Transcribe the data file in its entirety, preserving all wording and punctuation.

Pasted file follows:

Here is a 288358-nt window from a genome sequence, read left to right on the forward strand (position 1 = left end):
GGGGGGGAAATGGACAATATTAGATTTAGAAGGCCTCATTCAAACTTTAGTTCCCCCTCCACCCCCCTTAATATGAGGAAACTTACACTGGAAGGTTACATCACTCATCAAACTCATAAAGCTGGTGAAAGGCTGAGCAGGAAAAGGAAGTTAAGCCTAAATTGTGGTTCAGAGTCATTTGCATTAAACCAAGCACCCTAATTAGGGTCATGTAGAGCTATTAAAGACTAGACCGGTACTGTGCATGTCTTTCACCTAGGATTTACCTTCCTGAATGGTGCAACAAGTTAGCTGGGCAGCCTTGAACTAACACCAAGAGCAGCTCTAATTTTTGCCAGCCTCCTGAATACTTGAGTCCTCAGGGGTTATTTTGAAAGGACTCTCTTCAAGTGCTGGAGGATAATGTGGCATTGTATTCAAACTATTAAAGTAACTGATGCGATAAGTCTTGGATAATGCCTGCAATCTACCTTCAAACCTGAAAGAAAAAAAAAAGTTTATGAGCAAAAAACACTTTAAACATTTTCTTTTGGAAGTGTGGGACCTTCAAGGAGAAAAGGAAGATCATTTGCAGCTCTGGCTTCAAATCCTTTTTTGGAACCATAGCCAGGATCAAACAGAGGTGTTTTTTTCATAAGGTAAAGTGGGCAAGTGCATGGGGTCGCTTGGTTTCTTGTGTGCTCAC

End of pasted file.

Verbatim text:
Here is a 288358-nt window from a genome sequence, read left to right on the forward strand (position 1 = left end):
GGGGGGGAAATGGACAATATTAGATTTAGAAGGCCTCATTCAAACTTTAGTTCCCCCTCCACCCCCCTTAATATGAGGAAACTTACACTGGAAGGTTACATCACTCATCAAACTCATAAAGCTGGTGAAAGGCTGAGCAGGAAAAGGAAGTTAAGCCTAAATTGTGGTTCAGAGTCATTTGCATTAAACCAAGCACCCTAATTAGGGTCATGTAGAGCTATTAAAGACTAGACCGGTACTGTGCATGTCTTTCACCTAGGATTTACCTTCCTGAATGGTGCAACAAGTTAGCTGGGCAGCCTTGAACTAACACCAAGAGCAGCTCTAATTTTTGCCAGCCTCCTGAATACTTGAGTCCTCAGGGGTTATTTTGAAAGGACTCTCTTCAAGTGCTGGAGGATAATGTGGCATTGTATTCAAACTATTAAAGTAACTGATGCGATAAGTCTTGGATAATGCCTGCAATCTACCTTCAAACCTGAAAGAAAAAAAAAAGTTTATGAGCAAAAAACACTTTAAACATTTTCTTTTGGAAGTGTGGGACCTTCAAGGAGAAAAGGAAGATCATTTGCAGCTCTGGCTTCAAATCCTTTTTTGGAACCATAGCCAGGATCAAACAGAGGTGTTTTTTTCATAAGGTAAAGTGGGCAAGTGCATGGGGTCGCTTGGTTTCTTGTGTGCTCAC